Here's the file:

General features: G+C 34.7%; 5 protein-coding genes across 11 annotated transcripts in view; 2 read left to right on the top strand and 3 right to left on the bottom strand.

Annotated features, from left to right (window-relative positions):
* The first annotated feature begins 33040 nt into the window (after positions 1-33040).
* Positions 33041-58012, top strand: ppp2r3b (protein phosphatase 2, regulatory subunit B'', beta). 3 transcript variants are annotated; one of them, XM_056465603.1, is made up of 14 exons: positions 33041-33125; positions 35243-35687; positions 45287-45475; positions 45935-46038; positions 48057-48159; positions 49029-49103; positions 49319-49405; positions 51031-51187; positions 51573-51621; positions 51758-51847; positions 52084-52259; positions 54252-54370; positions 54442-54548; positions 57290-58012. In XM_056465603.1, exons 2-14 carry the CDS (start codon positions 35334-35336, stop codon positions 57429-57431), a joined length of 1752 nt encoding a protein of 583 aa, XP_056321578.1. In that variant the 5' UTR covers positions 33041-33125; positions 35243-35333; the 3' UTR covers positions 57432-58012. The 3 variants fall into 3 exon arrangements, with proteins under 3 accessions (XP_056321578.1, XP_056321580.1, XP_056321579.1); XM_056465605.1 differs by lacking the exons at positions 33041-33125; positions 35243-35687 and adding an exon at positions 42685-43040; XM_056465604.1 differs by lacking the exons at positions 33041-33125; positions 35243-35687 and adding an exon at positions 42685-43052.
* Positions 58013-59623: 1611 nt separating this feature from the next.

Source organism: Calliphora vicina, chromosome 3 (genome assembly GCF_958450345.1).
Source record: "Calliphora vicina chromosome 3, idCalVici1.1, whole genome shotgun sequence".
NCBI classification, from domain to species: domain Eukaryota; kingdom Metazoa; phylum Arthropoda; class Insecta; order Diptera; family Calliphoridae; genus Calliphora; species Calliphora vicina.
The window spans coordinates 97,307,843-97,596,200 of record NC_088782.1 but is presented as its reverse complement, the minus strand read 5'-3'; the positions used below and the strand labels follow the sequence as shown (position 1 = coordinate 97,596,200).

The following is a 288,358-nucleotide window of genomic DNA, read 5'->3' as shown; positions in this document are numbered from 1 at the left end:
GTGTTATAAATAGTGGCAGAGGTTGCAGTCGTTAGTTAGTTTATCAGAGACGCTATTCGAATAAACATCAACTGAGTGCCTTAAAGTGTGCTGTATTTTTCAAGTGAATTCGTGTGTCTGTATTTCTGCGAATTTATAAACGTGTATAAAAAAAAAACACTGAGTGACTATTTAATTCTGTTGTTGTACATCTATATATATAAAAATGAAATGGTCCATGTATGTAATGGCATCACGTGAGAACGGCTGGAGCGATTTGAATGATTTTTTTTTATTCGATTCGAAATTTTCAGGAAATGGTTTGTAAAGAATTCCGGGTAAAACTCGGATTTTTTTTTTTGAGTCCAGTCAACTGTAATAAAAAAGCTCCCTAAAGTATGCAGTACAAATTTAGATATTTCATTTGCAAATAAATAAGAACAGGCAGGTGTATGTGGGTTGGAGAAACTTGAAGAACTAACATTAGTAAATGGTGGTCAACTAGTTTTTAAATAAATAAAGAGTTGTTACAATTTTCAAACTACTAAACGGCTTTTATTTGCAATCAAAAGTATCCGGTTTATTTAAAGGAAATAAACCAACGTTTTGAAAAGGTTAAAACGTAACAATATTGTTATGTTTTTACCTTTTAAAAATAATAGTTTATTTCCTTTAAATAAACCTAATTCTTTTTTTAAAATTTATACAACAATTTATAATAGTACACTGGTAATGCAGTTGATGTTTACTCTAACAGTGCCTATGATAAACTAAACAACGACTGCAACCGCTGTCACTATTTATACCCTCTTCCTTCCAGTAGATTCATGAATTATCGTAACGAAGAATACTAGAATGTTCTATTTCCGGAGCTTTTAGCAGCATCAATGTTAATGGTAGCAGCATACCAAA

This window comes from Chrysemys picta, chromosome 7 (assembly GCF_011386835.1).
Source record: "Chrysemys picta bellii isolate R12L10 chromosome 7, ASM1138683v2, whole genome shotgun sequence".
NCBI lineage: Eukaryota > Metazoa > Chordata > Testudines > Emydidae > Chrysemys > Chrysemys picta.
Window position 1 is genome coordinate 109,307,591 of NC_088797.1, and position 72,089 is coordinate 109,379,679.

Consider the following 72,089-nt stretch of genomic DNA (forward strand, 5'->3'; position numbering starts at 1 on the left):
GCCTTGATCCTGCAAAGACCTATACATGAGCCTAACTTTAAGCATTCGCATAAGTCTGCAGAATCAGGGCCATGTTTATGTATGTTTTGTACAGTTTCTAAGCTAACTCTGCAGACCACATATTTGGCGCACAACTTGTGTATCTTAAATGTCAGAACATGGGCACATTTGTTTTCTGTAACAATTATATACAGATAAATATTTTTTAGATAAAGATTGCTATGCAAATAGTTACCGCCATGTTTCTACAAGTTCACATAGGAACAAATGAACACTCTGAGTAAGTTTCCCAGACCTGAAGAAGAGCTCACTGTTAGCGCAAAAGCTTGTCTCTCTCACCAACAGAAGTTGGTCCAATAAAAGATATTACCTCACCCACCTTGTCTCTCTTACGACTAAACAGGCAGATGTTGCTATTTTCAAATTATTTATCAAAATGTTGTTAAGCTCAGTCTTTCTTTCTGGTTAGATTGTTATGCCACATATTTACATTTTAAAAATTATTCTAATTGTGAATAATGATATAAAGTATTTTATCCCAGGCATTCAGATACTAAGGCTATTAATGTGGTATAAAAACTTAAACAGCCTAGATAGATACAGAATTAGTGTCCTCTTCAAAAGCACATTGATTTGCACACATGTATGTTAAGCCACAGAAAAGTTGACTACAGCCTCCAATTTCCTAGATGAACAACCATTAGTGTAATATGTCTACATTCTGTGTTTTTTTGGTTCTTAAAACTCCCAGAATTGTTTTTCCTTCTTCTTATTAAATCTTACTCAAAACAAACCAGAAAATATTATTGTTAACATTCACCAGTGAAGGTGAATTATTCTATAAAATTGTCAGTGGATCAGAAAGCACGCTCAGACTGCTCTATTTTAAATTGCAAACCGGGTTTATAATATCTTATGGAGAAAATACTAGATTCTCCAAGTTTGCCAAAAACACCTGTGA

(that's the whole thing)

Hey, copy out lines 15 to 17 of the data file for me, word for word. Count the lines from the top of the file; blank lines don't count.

Window position 1 is genome coordinate 109,307,591 of NC_088797.1, and position 72,089 is coordinate 109,379,679.

Consider the following 72,089-nt stretch of genomic DNA (forward strand, 5'->3'; position numbering starts at 1 on the left):
GCCTTGATCCTGCAAAGACCTATACATGAGCCTAACTTTAAGCATTCGCATAAGTCTGCAGAATCAGGGCCATGTTTATGTATGTTTTGTACAGTTTCTAAGCTAACTCTGCAGACCACATATTTGGCGCACAACTTGTGTATCTTAAATGTCAGAACATGGGCACATTTGTTTTCTGTAACAATTATATACAGATAAATATTTTTTAGATAAAGATTGCTATGCAAATAGTTACCGCCATGTTTCTACAAGTTCACATAGGAACAAATGAACACTCTGAGTAAGTTTCCCAGACCTGAAGAAGAGCTCACTGTTAGCGCAAAAGCTTGTCTCTCTCACCAACAGAAGTTGGTCCAATAAAAGATATTACCTCACCCACCTTGTCTCTCTTACGACTAAACAGGCAGATGTTGCTATTTTCAAATTATTTATCAAAATGTTGTTAAGCTCAGTCTTTCTTTCTGGTTAGATTGTTATGCCACATATTTACATTTTAAAAATTATTCTAATTGTGAATAATGATATAAAGTATTTTATCCCAGGCATTCAGATACTAAGGCTATTAATGTGGTATAAAAACTTAAACAGCCTAGATAGATACAGAATTAGTGTCCTCTTCAAAAGCACATTGATTTGCACACATGTATGTTAAGCCACAGAAAAGTTGACTACAGCCTCCAATTTCCTAGATGAACAACCATTAGTGTAATATGTCTACATTCTGTGTTTTTTTGGTTCTTAAAACTCCCAGAATTGTTTTTCCTTCTTCTTATTAAATCTTACTCAAAACAAACCAGAAAATATTATTGTTAACATTCACCAGTGAAGGTGAATTATTCTATAAAATTGTCAGTGGATCAGAAAGCACGCTCAGACTGCTCTATTTTAAATTGCAAACCGGGTTTATAATATCTTATGGAGAAAATACTAGATTCTCCAAGTTTGCCAAAAACACCTGTGA